Toronto

Toronto needs a new plan for extreme winter weather, says staff report into massive January storm

Toronto spent $17 million on snow removal operations alone following the massive snow storm that hit the city in January — a total that amounts to 20 per cent of the city’s winter maintenance budget. 

Snow storm was city's biggest in 20 years, report says

Transit vehicles wound up stuck in snow across the city during a massive storm on Jan. 17-18. On Tuesday, city staff released a new report into how crews handled the snowfall. (Evan Mitsui/CBC)

Toronto spent $17 million on snow removal operations alone following the massive snow storm that hit the city in January — a total that amounts to 20 per cent of the city's winter maintenance budget. 

The storm highlights the need for the city to develop an extreme winter weather response plan complete with new service levels, staff said in a new report Tuesday. However, consultation work to create that plan won't be complete until early 2023, the report states.

Councillors, who faced a large number of complaints from the public, demanded more information about the snow-clearing operations from city staff earlier this year. This report is staff's response.

The storm was the city's biggest in 20 years, staff said. By the time it was over, Toronto had been hit with 55 centimetres of snow, with five centimetres falling per hour at the storm's peak. 

And then came weeks of frigid temperatures.

"The below freezing temperatures that followed the storm and lasted for more than two weeks created a unique set of challenges for storm clean up," staff said.

Those included but weren't limited to: 

  • Higher wear and tear on equipment that posed maintenance issues.
  • The fact that crews doing snow removal also do snow clearing.
  • Toronto simply doesn't have storage capacity for such a high volume of snow.

Barbara Gray, general manager of the city's transportation services division, said climate change is expected to bring "wilder weather" to the city and Toronto needs to be ready for storms earlier and later in the season storms, larger storms and stretches of warm weather.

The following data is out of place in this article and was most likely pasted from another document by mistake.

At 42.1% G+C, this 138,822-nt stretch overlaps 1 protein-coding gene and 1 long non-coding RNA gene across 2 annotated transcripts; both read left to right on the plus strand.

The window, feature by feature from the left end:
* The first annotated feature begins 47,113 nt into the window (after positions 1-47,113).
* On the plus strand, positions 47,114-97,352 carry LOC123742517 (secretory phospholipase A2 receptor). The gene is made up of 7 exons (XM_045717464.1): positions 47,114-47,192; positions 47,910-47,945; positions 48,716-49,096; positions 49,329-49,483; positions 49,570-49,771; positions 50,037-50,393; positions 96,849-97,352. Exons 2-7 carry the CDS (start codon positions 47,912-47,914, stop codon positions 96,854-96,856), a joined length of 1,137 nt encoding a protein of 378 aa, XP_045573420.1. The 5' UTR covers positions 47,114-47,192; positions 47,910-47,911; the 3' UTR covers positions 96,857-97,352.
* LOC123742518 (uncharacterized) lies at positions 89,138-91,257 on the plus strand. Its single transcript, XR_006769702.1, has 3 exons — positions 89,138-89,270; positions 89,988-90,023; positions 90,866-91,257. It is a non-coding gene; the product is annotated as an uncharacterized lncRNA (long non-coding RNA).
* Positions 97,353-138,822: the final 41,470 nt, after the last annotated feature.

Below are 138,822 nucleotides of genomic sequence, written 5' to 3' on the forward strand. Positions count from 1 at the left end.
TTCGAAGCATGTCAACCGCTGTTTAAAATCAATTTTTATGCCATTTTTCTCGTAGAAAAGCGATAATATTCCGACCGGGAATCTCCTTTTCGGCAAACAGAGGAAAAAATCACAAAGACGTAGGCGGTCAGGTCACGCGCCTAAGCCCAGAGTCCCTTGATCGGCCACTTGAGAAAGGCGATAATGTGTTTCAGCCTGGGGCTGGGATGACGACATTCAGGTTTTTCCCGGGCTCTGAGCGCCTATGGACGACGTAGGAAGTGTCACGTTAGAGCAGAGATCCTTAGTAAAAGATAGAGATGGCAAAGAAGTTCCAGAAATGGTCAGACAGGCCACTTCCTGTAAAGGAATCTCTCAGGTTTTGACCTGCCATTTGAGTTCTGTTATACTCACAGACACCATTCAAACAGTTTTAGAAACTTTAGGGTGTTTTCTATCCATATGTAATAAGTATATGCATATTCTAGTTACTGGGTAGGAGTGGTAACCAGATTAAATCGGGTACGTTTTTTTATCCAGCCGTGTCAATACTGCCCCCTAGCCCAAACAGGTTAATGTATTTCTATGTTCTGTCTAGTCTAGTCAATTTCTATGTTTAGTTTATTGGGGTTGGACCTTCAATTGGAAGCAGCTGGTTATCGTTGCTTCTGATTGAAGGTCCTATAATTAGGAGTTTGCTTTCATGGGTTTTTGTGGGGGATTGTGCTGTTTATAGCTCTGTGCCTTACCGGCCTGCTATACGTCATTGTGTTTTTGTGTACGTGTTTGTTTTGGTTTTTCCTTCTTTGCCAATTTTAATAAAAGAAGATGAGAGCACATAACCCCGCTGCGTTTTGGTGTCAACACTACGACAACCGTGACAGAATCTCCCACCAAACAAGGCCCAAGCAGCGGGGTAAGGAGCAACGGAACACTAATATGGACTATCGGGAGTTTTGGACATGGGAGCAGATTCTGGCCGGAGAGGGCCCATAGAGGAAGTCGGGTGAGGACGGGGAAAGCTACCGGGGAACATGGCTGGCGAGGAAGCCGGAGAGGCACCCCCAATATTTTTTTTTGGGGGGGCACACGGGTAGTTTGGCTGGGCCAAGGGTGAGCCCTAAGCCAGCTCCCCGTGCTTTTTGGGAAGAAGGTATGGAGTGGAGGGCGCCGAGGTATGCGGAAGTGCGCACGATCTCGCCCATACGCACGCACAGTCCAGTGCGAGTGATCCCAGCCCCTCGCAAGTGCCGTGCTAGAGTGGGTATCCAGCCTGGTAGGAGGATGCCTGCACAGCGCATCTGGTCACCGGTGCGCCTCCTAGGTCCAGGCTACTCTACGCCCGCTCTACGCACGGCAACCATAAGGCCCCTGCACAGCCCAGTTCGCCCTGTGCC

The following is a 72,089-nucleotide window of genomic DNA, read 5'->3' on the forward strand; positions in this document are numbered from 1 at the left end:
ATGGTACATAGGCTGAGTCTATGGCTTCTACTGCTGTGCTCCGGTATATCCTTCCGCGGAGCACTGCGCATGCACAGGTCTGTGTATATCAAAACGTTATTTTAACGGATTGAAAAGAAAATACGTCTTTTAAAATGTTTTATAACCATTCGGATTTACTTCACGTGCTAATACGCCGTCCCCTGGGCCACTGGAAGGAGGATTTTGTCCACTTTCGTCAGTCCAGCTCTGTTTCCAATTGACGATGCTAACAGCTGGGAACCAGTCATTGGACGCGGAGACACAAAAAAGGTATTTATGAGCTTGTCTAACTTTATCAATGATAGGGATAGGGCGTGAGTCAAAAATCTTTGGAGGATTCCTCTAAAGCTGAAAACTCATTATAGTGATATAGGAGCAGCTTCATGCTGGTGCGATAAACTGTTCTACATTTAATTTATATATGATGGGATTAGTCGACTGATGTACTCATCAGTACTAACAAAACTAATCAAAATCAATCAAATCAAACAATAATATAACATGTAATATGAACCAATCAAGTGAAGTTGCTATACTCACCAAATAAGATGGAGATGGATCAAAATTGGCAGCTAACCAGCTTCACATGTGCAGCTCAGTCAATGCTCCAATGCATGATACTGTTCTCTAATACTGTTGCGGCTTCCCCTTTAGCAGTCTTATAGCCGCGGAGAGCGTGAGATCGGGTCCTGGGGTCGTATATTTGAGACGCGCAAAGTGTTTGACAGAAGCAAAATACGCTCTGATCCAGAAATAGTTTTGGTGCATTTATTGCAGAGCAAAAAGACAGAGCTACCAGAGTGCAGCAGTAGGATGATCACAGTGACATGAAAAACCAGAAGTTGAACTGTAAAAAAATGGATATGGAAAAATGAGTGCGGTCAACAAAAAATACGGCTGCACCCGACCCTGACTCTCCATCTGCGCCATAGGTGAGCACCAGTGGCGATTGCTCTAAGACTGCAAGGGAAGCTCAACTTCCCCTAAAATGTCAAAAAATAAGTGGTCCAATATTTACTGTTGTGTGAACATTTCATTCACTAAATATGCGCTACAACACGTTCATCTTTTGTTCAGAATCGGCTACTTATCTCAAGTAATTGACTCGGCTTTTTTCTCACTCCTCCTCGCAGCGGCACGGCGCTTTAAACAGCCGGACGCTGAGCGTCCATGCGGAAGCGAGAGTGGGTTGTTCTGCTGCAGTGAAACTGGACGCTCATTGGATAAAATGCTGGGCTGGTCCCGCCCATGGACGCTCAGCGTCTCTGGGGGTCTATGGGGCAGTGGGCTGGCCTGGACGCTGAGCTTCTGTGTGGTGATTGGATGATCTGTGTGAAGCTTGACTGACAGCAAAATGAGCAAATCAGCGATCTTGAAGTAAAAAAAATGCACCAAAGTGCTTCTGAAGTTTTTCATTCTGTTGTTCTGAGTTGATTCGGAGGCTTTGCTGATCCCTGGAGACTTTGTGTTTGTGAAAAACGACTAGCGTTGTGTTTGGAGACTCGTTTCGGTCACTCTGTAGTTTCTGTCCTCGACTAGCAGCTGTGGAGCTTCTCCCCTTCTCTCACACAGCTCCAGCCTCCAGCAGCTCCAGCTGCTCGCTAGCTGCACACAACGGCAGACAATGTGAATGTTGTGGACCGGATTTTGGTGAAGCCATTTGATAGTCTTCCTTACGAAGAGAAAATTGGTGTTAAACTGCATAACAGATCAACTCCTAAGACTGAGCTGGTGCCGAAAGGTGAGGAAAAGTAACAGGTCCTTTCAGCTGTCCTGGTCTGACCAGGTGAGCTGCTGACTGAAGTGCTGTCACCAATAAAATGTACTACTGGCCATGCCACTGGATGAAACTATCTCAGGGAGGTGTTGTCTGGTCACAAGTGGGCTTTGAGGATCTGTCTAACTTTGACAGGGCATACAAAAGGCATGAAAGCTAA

"Having an extreme response plan gets us better prepared for the types of fluctuation that we now need to expect," she said.

In a statement Tuesday, Mayor John Tory said he requested the staff report in January — while crews were still removing snow —  to make sure the city examined how its divisions handled the situation.

The report will be discussed at the infrastructure and environment committee and at city council, Tory said.

"I have made it clear to Transportation Services that I want regular updates on the work underway to improve our extreme winter weather preparedness and response," Tory said.

Updates include the development of an extreme winter weather response plan, an internal review of snow removal operations, working with contractors to expand service delivery and setting up a dedicated snow-related 311 hotline to respond to residents, he added.

Haziefa Husain, a Scarborough resident, shows off the shovel she used after the storm in January. She said she would give the city a zero for its snow removal in her area (CBC)

Haziefa Husain, a Scarborough resident, said the snow was more than knee high and the snow banks were over her head following the January blizzard. Her street didn't get cleared until three days after the storm. 

"It took quite a while," she said.

While she waited, the city's online plow status map showed that streets west of Victoria Park, the boundary between Scarborough and the old city, were plowed more regularly. She said she would give the city a zero for its snow removal in her area after the storm

"We got no response from the city. When we called, we were told that they will get to us when everything is cleared. That was not good enough," she said.

Husain said the city needs to do better in all parts of Toronto. A plan is necessary but it should be followed, she said. 

"Topping the list would be equity of service delivery in all parts of the city," she said. "It needs to be remedied."

The city should expect calls from residents after an extreme weather event and should have a proper response, she added.

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